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Global war against terrorism – the Islamic dimension
By Syed Shahabuddin

In the wake of the terrorist strikes in the USA and particularly after the retaliatory bombing in Afghanistan there is worldwide debate on the Muslim reaction. It was unfortunate that the declaration of global war against terrorism by the US was initially described as a crusade, because it revived the memories of centuries of conflict between the Christian west and the Islamic east in the Middle Ages.

The image has persisted despite repeated disavowal by the coalition leaders and reiteration at various levels that the war is not against Islam but against terrorism. The image has persisted for various reasons. The foremost is the propaganda over the last decade or so about the surge of Islamic militancy throughout the Muslim world, the consequent identification of Islam in the public mind with violence, fanaticism and fundamentalism, the theorization about incompatibility of Islam with democracy, secularism, human rights, and modernism. A rage is said to pulse through Muslim societies and states because they envy the material progress of the west and their own failure to feed, clothe and shelter their people, holding the west responsible for their backwardness. This has led to the acceptance in the West, at least at the subconscious level, of the theory of inevitable clash between the west and Islam in the not too distant a future. The second reason lies in the fact that in the post colonial period, the USA seems to the east as the neocolonial power, par excellence, which has sought to dominate the world in the name of freedom and democracy, control all economic resources, secure access to them on its own terms and exploit them for its own benefit. Mass resentment generated in the Muslim states, particularly where the ruling elite allies itself with its foreign partners, seen as masters, and indeed depends on foreign support for its survival, gives rise to anti-American sentiments. Political frustration is articulated through religious idiom and thus emerge groups in Muslim states whose legitimate national aspirations express themselves through the adoption of the ideology of fundamentalism and sometimes through acts of mindless fanaticism. The net result is that even though the West denies targeting Islam, these Islamic groups accuse it of harboring a motive of crushing Islam. Western acquisitiveness and Muslim assertiveness thus mutually reinforce each other. The third reason is the contribution of western experts who see the Holy Koran as the gospel of violence, project Islam as the religion of fanaticism which postulates a perpetual, unrelenting confrontation with non-Islam, promising its adherents rewards in the here-after, if they make the supreme sacrifice for the cause.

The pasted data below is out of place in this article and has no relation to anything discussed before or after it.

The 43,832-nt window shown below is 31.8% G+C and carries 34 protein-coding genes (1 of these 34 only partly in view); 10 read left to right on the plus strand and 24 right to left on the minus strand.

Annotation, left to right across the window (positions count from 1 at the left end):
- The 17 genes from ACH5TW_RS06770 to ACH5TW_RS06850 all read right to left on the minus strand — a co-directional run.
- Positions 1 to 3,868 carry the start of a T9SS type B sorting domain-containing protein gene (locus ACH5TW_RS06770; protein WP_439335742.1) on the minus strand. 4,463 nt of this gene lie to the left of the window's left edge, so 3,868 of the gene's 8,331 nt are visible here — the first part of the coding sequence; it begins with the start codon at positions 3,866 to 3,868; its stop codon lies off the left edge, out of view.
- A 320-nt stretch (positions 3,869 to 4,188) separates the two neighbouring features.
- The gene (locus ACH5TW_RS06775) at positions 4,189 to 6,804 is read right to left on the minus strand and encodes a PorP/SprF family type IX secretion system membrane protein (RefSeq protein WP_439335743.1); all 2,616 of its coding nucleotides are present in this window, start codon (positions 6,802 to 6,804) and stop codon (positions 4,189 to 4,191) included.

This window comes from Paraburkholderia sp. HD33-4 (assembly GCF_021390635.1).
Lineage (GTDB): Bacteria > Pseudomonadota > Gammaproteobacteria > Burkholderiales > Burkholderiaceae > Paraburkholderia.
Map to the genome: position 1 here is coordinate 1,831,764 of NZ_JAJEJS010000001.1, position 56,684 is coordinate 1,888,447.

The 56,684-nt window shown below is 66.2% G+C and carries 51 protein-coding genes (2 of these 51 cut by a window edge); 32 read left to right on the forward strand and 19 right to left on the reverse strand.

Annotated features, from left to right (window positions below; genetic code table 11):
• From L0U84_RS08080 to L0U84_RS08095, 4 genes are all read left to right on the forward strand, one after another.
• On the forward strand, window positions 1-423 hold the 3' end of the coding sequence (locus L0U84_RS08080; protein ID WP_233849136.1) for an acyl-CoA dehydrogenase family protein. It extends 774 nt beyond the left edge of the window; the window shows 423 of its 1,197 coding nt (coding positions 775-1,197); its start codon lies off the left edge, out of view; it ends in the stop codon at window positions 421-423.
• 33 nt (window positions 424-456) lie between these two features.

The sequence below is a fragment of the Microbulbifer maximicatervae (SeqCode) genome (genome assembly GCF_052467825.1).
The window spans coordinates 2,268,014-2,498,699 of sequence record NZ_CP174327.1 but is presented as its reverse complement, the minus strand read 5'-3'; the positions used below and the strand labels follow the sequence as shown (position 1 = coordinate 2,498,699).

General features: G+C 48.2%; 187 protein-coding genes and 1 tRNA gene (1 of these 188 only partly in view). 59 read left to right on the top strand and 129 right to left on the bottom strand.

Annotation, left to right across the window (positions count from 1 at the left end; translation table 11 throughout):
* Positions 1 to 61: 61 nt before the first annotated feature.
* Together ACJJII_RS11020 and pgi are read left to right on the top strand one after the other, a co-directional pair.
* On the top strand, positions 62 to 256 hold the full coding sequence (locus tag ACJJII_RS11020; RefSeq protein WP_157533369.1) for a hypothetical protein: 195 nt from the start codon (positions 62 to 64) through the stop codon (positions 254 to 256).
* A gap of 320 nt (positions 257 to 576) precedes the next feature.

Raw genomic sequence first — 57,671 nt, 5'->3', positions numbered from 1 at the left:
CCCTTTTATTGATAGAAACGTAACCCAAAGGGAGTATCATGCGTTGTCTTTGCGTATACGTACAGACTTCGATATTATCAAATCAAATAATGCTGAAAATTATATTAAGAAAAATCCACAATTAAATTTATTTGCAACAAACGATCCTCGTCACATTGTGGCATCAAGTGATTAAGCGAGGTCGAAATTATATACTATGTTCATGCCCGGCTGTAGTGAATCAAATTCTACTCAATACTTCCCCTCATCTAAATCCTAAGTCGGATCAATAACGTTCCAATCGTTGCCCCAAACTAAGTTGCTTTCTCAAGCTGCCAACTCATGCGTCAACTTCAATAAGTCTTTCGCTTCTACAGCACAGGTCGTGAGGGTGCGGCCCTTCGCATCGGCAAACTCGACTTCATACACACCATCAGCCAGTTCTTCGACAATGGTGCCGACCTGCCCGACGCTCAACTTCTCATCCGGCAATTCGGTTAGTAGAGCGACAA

This demonisation of Islam and vilification of Muslim communities generates fear, distrust, and suspicion on both sides of the divide, notwithstanding the fact that by and large millions of Muslims live peacefully and creatively in the USA, Europe and across the globe and that nearly all Muslim states have mutually supportive relations with the West.